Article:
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22 Grams and 34 Grams are the weights and the names of the Baladéo knives. They are 9 and 11 centimeters (3.5 and 4.3 inches) in length respectively. The design has been optimized to save every possible gram while maintaining optimal functionality and esthetics. The blade is claimed to be impeccably sharp. The angle of the blade, known as "chiseled", presents no risk in the closed position: the only sharp edge remains snug against the plate of the knife. An integrated belt clip on the handle allows the knife to be clipped to a bag, belt, or pocket. Made of 100% stainless steel, the knife offers exceptional resistance to oxidation, even in humid conditions.

Takeya Debuts Fashionable/Functional Eco-Friendly Glass

Water Bottles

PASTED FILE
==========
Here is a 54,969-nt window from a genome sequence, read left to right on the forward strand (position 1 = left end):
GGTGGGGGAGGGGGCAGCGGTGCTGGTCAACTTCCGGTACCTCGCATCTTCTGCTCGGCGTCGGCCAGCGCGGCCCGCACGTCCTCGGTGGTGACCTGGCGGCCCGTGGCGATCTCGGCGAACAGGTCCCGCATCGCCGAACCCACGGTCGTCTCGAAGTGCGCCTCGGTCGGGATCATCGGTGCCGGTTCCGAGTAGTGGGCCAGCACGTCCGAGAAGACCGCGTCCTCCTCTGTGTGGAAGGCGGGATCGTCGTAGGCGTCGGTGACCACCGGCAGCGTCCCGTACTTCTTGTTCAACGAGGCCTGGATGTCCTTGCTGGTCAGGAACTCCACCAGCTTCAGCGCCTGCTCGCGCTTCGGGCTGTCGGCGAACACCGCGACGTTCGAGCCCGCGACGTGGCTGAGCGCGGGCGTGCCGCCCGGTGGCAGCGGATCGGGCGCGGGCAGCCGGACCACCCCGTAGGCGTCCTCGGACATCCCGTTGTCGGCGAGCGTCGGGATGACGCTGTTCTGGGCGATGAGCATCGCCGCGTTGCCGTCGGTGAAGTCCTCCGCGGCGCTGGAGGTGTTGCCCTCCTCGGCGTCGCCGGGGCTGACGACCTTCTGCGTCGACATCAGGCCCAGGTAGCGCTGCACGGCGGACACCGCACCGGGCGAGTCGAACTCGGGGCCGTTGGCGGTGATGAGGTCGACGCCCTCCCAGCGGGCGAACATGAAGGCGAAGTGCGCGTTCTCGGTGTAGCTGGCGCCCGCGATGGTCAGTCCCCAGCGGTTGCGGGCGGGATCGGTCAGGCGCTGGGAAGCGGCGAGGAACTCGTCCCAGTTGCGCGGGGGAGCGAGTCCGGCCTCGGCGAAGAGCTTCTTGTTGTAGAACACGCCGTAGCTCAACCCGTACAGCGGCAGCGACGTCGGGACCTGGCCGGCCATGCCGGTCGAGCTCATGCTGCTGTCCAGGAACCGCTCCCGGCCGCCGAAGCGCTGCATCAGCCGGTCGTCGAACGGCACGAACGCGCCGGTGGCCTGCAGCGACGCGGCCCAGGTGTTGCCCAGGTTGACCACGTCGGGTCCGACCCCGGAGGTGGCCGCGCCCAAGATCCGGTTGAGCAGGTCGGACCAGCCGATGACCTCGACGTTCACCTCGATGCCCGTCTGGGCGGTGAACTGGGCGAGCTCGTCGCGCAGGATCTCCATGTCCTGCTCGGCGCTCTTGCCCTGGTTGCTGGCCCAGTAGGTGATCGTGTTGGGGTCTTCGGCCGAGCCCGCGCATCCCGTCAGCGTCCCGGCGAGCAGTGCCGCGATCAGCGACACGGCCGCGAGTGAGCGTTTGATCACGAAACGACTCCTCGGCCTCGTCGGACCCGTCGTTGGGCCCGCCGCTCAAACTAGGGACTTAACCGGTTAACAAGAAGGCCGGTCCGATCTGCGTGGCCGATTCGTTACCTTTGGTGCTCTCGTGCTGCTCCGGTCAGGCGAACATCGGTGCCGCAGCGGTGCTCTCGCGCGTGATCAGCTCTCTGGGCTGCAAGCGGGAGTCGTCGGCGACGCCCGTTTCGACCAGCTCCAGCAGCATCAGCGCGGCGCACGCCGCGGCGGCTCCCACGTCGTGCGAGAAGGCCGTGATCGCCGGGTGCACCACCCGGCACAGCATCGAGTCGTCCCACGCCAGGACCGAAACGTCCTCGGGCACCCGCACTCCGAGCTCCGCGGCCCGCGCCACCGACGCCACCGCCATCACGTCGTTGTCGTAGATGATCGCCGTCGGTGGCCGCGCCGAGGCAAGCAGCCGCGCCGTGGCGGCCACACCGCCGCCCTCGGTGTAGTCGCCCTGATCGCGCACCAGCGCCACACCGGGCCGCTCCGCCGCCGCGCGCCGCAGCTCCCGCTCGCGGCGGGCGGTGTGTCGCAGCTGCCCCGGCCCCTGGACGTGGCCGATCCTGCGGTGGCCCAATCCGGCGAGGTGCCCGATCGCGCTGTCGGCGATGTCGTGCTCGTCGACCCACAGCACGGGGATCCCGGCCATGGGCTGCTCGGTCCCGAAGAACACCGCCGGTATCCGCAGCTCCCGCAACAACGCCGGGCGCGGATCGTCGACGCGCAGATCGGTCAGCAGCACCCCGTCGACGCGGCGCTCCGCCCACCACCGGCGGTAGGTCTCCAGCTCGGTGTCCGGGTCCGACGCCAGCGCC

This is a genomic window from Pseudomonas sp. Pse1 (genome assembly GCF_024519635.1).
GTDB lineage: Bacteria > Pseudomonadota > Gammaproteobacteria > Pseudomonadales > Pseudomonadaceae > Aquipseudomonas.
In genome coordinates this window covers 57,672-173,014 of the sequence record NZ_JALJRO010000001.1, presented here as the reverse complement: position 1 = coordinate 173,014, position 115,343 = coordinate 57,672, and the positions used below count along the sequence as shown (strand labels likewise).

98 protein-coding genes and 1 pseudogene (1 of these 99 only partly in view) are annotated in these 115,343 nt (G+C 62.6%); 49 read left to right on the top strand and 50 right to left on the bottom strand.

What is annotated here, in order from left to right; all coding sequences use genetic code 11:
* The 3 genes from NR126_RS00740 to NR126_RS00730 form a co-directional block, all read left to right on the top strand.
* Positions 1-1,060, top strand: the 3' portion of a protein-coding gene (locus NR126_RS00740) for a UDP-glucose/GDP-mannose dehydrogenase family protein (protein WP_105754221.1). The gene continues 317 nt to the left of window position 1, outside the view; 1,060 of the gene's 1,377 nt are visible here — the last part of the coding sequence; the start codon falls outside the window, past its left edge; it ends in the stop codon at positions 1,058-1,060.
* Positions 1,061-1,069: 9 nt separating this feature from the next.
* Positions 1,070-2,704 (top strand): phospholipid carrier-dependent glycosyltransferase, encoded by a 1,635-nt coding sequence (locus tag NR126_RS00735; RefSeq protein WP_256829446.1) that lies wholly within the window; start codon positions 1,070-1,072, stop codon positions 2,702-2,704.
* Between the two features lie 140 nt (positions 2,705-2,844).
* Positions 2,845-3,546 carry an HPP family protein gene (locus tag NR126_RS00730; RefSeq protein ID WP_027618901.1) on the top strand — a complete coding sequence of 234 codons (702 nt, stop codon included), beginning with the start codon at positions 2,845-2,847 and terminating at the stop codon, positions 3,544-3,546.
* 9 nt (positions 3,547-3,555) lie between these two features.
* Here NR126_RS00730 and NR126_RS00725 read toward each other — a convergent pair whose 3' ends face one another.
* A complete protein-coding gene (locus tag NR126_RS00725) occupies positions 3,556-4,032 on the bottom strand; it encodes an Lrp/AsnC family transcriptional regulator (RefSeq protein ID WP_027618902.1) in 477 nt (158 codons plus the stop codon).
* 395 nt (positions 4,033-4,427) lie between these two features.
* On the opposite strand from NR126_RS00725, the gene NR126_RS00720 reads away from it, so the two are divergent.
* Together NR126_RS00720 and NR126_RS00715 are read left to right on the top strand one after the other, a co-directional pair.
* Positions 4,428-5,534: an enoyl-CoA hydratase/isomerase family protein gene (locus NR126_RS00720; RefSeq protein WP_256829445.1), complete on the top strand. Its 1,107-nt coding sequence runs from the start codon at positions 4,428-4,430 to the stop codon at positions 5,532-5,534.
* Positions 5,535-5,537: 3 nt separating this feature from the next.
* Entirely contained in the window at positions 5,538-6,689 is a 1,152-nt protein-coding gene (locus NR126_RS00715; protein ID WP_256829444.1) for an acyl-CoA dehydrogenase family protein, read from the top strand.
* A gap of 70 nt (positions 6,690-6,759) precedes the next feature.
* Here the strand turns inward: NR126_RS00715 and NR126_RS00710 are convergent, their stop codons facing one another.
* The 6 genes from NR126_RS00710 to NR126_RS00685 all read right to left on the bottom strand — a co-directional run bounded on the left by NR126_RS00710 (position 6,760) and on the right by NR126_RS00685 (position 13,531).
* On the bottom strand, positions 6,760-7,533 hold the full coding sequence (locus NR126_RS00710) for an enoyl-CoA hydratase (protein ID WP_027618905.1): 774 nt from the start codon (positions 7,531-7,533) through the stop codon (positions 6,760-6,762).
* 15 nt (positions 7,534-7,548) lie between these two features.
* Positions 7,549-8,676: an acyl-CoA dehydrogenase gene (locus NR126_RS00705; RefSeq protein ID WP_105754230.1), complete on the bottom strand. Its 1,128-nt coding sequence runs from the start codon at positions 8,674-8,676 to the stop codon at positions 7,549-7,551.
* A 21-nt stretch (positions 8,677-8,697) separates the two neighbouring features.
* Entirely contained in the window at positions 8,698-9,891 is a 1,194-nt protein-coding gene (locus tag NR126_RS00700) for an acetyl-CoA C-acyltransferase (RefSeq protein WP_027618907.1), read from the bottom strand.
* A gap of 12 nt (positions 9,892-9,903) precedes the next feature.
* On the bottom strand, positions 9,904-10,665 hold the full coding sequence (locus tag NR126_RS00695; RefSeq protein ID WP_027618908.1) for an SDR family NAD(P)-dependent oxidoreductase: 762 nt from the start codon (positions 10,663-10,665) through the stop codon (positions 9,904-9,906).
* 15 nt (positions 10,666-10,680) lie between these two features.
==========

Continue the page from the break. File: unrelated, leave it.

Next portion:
Just when we think we have seen every possible spin on water bottles (including one that reminds you that its time to drink), there comes a new one, this time glass water bottles with a silicone sheath. The product information does not say anything about their being break-proof!

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Takeya Glass Water Bottles will be available in several sizes with colorful silicone jackets that feature see-through windows for checking fluid levels. The patented silicone jackets also provide a soft, non-slip grip and protection from accidental breakage, unless you drop it. They are derived from Takeya Japan’s extensive expertise in producing silicone accessories for popular video game consoles worldwide. Both the silicone jackets and water bottles are dishwasher safe. Absolutely no BPAs or flavor contaminants. The weight for the 1L size is just 2 pounds 7 ounces (1.1 kg). Just kidding!